The Pacific Resident Theatre is proudly presenting the world premiere of a play, The Indians Are Coming to Dinner by Jennifer W. Rowland, the third show of their 25th season. The time is November, 1984, the place, the Blackburn home in San Francisco. Ronald Reagan has just won a landslide election; Indira Ghandi has just been assassinated by her bodyguards, and this comedy is about family relationships and politics. Rowland focuses on East-West relationships, as well, in this well-written play performed by a superb cast under the direction of Julia Fletcher
Harold Blackburn, the patriarch of the family (Michael Rothhar) opens the play dressed as a Maharajah revealing the reason for his attire. Harold is a successful businessman, but dreams of attaining something more to further his ego. At this time, he is hoping to be appointed as the next Ambassador to India. This sets the plot for why The Indians Are Coming to Dinner.
Tonight Henry and his wife Lynn (the perky Sara Newman) are expecting guests for dinner in the form of government official Anil Desai (Kevin Vavasseur) and his son Deepok (Rikin Vasani). Frivolous Lynn is desperately trying to plan an authentic Indian dinner with the help of Woo (delightful Peter Chen), the family’s longtime cook.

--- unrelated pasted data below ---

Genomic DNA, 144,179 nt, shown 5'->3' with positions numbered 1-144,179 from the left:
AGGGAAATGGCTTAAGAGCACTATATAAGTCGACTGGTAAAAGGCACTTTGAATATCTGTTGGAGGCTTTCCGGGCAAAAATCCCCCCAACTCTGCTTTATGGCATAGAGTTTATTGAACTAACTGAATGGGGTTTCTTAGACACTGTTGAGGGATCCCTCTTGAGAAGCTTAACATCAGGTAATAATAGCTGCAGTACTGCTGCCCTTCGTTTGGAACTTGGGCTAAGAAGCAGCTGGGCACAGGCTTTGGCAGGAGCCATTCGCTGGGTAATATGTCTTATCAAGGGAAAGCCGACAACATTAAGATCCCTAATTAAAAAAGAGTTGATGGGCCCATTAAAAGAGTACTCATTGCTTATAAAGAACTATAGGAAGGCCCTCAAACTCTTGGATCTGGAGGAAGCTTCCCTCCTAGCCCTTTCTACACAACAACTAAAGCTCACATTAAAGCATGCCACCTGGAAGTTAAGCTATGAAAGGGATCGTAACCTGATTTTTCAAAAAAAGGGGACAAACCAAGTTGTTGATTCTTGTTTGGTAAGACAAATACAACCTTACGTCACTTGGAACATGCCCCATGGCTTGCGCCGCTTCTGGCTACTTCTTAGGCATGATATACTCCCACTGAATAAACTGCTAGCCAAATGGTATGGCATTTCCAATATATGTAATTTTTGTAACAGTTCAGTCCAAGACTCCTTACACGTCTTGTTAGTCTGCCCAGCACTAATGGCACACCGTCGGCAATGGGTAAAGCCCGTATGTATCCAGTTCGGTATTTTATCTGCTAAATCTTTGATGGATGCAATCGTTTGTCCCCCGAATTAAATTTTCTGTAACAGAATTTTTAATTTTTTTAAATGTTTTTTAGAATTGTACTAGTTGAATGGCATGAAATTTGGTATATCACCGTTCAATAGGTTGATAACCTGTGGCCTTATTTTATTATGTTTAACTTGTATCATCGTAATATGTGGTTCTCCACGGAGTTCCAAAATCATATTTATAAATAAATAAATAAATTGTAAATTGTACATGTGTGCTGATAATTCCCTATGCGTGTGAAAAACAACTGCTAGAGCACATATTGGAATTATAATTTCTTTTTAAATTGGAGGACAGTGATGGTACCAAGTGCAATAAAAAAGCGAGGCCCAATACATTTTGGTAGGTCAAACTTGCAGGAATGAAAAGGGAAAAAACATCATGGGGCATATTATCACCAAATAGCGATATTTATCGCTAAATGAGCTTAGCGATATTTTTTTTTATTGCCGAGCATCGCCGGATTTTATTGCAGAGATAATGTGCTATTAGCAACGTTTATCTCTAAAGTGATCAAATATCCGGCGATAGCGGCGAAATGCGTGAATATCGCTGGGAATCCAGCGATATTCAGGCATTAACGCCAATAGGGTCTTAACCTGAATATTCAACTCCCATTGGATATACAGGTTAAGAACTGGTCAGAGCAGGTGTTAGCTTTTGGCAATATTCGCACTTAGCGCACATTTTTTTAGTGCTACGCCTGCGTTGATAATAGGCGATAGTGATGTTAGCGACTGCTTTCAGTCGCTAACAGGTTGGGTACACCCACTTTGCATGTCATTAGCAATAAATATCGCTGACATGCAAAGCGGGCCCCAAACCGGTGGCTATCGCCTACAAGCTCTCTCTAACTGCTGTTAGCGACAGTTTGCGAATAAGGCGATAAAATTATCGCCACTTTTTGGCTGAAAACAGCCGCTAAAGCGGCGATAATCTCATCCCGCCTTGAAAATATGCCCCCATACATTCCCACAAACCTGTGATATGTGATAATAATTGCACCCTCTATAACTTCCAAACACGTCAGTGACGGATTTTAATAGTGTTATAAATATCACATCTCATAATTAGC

Meanwhile, 18-year-old daughter Alexandra (charming Thea Rubley) has arrived home from college. She has a dream of her own to become an opera star and is scheduled to compete that same night in a competition that could earn her a position with an Italian Opera Company. However, Harold, expecting, and counting on, the entire family to be present when the Indians come for dinner, is under the impression that Alexandra has come for just that. Unfortunately Harold and the flippant Lynn are oblivious to their daughter’s wish to be come an opera singer, and when Harold discovers that she does not intend to be at the dinner, he becomes incensed and insists that she be there. Alexandra looks to her younger brother Christopher (Justin Preston) for solace as if he hasn’t his own problems with Mother and Father who seem to be unmindful of both of their children as they go about their own daily lives. Hilarious scenes occur when the Indians finally arrive for their dinner with the Blackburns. Rubley has a chance to perform during the play displaying a beautiful operatic voice.
Tom Buderwitz has created a well-appointed two-level set representing the home of the Blackburns in the form of a downstairs family room, a dining room, a kitchen (not seen off of the dining room), and three bedrooms upstairs.
The Indians Are Coming to Dinner continues at the Pacific Resident Theatre, 703 Venice Blvd. in Venice, playing Thursdays through Saturdays at 8 PM, Sundays at 3 PM, through March 25. For tickets, call (310) 822-8392 or go online at www.PacificResidentTheatre.com. Recommended.